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If you look North across the fields . . .

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You’ll see a path through the grass and sheep’s-bit scabious . . .

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. . . which leads to a field margin, marked by a line of blasted oaks.

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Adjacent, to the West, is the irregular wooded dome of Dumgoyach, and North is Dumgoyne, the volcanic mound that dominates the landscape of the Blane and Endrick valleys.

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And if you look down into the valley, you’ll see Duntreath Castle.

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Cross into the field and the ground rises and flattens to reveal . . .

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. . . these stones.

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Four of the five original stones are now recumbent, and the last one standing is a little shorter than me. Analyses of burnt flint and charcoal found at the site dates the structure to 3650 BC, in the middle Neolithic. Aligned with a notch in the hills to the North East, through which the sun rises at the Spring and Autumn equinoxes, this structure is thought to be a short stone row (used to measure solar events), but it has also been suggested that the long cairns are what remains of the facade of a chambered tomb.* The early date, and the proximity of other chambered cairns in this area makes the latter argument reasonably likely, but I am rather tempted to get up to watch the sun rise at Dumgoyach on September 22nd to make my own astronomical observation.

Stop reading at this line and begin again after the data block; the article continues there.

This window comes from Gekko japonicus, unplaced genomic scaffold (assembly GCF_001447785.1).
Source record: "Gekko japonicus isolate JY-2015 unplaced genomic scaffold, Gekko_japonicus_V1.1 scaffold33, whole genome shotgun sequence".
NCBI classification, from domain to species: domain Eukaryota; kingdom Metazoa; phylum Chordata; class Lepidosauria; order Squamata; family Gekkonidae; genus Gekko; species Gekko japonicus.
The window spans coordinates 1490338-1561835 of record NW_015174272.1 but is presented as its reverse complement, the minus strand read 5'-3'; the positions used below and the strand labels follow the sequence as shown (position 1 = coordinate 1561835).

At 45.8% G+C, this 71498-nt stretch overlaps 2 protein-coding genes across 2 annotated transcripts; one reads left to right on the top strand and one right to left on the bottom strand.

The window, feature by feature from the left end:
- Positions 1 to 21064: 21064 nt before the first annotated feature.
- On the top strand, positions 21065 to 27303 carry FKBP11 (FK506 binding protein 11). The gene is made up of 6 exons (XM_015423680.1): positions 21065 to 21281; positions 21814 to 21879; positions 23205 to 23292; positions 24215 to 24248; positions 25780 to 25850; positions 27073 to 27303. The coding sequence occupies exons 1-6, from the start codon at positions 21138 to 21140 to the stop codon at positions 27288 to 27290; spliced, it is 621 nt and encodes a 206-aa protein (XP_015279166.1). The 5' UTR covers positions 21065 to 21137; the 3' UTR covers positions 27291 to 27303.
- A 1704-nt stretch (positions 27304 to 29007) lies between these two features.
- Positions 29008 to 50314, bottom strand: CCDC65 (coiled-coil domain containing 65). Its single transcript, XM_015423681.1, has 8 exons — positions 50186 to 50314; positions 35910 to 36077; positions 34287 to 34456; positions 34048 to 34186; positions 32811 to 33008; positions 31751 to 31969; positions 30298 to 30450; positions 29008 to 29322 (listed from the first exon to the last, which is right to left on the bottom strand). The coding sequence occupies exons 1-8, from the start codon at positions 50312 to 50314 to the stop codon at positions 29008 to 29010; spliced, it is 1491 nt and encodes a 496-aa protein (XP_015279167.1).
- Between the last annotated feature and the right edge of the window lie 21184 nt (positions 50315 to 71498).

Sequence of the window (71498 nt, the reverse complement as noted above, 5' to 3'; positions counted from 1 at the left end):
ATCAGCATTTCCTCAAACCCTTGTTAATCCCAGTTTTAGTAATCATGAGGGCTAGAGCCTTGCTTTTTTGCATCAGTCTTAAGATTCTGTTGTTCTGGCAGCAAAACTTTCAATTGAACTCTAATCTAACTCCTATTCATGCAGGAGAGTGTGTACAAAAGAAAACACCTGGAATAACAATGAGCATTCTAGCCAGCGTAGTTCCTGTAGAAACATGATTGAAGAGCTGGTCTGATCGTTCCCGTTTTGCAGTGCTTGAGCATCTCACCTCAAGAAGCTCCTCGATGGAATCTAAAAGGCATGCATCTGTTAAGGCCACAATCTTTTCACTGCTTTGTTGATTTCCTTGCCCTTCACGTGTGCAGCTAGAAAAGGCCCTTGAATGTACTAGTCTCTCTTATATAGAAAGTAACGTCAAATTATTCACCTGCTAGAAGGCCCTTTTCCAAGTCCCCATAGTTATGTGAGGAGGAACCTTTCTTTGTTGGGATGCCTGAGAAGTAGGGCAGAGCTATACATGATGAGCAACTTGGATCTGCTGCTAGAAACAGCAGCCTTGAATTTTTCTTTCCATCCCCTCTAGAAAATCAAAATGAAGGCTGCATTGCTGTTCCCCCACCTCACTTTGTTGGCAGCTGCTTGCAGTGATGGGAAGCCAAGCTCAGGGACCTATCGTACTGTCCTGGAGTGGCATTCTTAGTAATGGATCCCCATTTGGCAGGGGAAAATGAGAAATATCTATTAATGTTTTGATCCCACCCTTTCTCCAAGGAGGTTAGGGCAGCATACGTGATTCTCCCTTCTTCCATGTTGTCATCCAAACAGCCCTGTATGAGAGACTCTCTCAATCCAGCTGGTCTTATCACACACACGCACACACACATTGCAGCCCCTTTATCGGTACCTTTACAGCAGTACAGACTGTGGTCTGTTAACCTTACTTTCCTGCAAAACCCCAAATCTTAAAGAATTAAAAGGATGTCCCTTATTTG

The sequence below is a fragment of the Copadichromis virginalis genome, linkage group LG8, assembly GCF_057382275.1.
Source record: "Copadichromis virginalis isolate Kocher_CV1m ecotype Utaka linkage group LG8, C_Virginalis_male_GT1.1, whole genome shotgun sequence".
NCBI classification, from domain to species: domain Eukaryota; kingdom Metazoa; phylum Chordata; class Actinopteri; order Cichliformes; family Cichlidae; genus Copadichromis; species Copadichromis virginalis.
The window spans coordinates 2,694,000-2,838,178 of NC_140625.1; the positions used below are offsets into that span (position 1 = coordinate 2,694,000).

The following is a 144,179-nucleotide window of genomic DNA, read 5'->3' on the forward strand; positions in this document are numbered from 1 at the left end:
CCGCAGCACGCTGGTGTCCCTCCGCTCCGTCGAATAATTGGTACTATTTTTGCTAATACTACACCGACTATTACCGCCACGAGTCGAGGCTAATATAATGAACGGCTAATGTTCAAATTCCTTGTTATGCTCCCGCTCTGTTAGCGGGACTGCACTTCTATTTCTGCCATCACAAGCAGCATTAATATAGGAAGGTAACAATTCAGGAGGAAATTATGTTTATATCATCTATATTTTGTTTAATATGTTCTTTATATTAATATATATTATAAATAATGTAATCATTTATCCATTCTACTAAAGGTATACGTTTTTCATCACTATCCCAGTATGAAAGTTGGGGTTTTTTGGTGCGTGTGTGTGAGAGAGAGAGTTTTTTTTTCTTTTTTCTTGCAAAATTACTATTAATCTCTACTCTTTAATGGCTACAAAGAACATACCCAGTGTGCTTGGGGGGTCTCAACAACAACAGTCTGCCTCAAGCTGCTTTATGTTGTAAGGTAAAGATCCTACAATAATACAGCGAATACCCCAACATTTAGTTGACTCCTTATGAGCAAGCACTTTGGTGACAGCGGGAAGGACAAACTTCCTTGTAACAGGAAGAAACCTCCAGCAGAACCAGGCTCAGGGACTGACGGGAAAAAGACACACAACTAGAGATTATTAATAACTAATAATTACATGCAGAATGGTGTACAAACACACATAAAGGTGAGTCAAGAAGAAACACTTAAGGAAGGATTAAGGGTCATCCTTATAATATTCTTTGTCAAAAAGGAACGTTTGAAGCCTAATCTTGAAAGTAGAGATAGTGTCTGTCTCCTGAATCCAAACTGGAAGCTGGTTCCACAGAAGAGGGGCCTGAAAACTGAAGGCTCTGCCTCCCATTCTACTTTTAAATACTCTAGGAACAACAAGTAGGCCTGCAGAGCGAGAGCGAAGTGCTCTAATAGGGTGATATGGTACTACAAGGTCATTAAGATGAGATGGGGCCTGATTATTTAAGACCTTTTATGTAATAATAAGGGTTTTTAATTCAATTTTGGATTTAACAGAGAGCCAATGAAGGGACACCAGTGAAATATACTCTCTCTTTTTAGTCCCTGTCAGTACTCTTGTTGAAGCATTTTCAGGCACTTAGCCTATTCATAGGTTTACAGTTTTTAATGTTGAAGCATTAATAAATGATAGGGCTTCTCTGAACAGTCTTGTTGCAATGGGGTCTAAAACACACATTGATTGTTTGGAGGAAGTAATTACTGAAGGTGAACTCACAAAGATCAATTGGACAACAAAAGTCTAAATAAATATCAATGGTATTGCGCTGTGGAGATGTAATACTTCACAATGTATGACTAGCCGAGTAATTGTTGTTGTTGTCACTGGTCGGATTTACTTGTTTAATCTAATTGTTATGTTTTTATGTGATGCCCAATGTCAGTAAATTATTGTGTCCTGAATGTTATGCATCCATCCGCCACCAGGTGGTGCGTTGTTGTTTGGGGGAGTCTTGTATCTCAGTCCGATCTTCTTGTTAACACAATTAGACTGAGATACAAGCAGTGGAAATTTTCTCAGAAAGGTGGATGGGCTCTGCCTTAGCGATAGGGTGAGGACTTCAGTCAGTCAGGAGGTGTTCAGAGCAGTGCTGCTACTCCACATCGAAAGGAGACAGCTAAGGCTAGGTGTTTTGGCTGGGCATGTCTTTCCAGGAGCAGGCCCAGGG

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(what do you think, Bruce? Row or tomb? Tomb, or row?)

*The first interpretation belongs to E.W. Mackie who carbon-dated the site in 1972, and the latter to Aubrey Burl, From Carnac to Callanish: Prehistoric Stone Rows of Britain, Ireland and Brittany (1993). See also the RCAHMS site record.

Boiler suits
Thanks so much for all your wonderful boiler-suit / coverall / onesie-related comments on the last post. That kind of collective discussion is probably what I love most about blogging, and it makes me particularly excited when the discussion concerns the different meanings and usages of a garment. If you haven’t had a look at the comments already, I encourage you to go and read them.

Refurb update

Last week I finished decorating the bathroom, bedroom, and new studio. Yesterday I painted the downstairs chimney breast, and today we hung the over-mantle mirror. For weeks the house has felt like a sort of giant jigsaw puzzle and it is extremely exciting to see the bigger picture finally emerging. But, having been engaged upon this project for a couple of weeks now, I would say that it is without a doubt the most physically challenging thing I’ve done post-stroke. This is not only due to the relentlessness of the stretching, bending, and movement painting involves, but also to my poor balance and generally wonky left leg. I have to take a two hour snooze in the middle of the day to keep going, and there have been a few dicey moments as I teetered over the bath or tripped on a dust sheet. That said, happily, the closest I’ve got to disaster is getting paint in my mouth and hair. Ick. Anyway, I shall be painting downstairs on half-days only next week, and, now the studio is habitable I can at last get back to some knitting, designing, and email-answering.

Field Notes
Most of the swallows have gone, which is rather sad, but I recently put food in the hanging feeders on the porch and have been astounded by the variety of bird-buddies that are dropping by. More of them anon.